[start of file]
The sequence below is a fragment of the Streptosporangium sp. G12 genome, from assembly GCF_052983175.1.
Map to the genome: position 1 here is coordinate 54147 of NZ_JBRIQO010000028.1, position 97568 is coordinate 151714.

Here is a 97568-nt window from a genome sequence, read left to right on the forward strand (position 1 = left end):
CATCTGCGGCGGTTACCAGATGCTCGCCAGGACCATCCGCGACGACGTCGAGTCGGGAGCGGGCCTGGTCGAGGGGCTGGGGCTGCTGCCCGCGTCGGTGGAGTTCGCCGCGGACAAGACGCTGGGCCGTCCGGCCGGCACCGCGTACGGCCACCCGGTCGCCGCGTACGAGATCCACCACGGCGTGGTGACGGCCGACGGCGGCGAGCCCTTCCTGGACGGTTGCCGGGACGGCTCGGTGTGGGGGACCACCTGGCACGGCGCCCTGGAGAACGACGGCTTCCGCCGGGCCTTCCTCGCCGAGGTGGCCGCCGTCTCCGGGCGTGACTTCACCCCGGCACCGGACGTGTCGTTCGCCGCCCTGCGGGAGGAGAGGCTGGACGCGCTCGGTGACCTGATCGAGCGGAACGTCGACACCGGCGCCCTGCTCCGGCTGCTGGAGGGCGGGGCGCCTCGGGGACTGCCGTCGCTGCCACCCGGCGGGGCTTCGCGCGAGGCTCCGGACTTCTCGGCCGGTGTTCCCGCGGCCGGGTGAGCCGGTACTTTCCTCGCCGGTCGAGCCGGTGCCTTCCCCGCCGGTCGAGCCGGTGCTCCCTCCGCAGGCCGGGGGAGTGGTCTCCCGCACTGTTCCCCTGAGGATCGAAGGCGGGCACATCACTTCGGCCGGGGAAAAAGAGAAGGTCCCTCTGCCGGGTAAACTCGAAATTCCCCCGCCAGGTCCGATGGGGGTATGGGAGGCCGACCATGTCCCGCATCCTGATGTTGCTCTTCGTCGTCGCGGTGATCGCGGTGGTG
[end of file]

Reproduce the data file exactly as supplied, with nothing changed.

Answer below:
The sequence below is a fragment of the Streptosporangium sp. G12 genome, from assembly GCF_052983175.1.
Map to the genome: position 1 here is coordinate 54147 of NZ_JBRIQO010000028.1, position 97568 is coordinate 151714.

Here is a 97568-nt window from a genome sequence, read left to right on the forward strand (position 1 = left end):
CATCTGCGGCGGTTACCAGATGCTCGCCAGGACCATCCGCGACGACGTCGAGTCGGGAGCGGGCCTGGTCGAGGGGCTGGGGCTGCTGCCCGCGTCGGTGGAGTTCGCCGCGGACAAGACGCTGGGCCGTCCGGCCGGCACCGCGTACGGCCACCCGGTCGCCGCGTACGAGATCCACCACGGCGTGGTGACGGCCGACGGCGGCGAGCCCTTCCTGGACGGTTGCCGGGACGGCTCGGTGTGGGGGACCACCTGGCACGGCGCCCTGGAGAACGACGGCTTCCGCCGGGCCTTCCTCGCCGAGGTGGCCGCCGTCTCCGGGCGTGACTTCACCCCGGCACCGGACGTGTCGTTCGCCGCCCTGCGGGAGGAGAGGCTGGACGCGCTCGGTGACCTGATCGAGCGGAACGTCGACACCGGCGCCCTGCTCCGGCTGCTGGAGGGCGGGGCGCCTCGGGGACTGCCGTCGCTGCCACCCGGCGGGGCTTCGCGCGAGGCTCCGGACTTCTCGGCCGGTGTTCCCGCGGCCGGGTGAGCCGGTACTTTCCTCGCCGGTCGAGCCGGTGCCTTCCCCGCCGGTCGAGCCGGTGCTCCCTCCGCAGGCCGGGGGAGTGGTCTCCCGCACTGTTCCCCTGAGGATCGAAGGCGGGCACATCACTTCGGCCGGGGAAAAAGAGAAGGTCCCTCTGCCGGGTAAACTCGAAATTCCCCCGCCAGGTCCGATGGGGGTATGGGAGGCCGACCATGTCCCGCATCCTGATGTTGCTCTTCGTCGTCGCGGTGATCGCGGTGGTG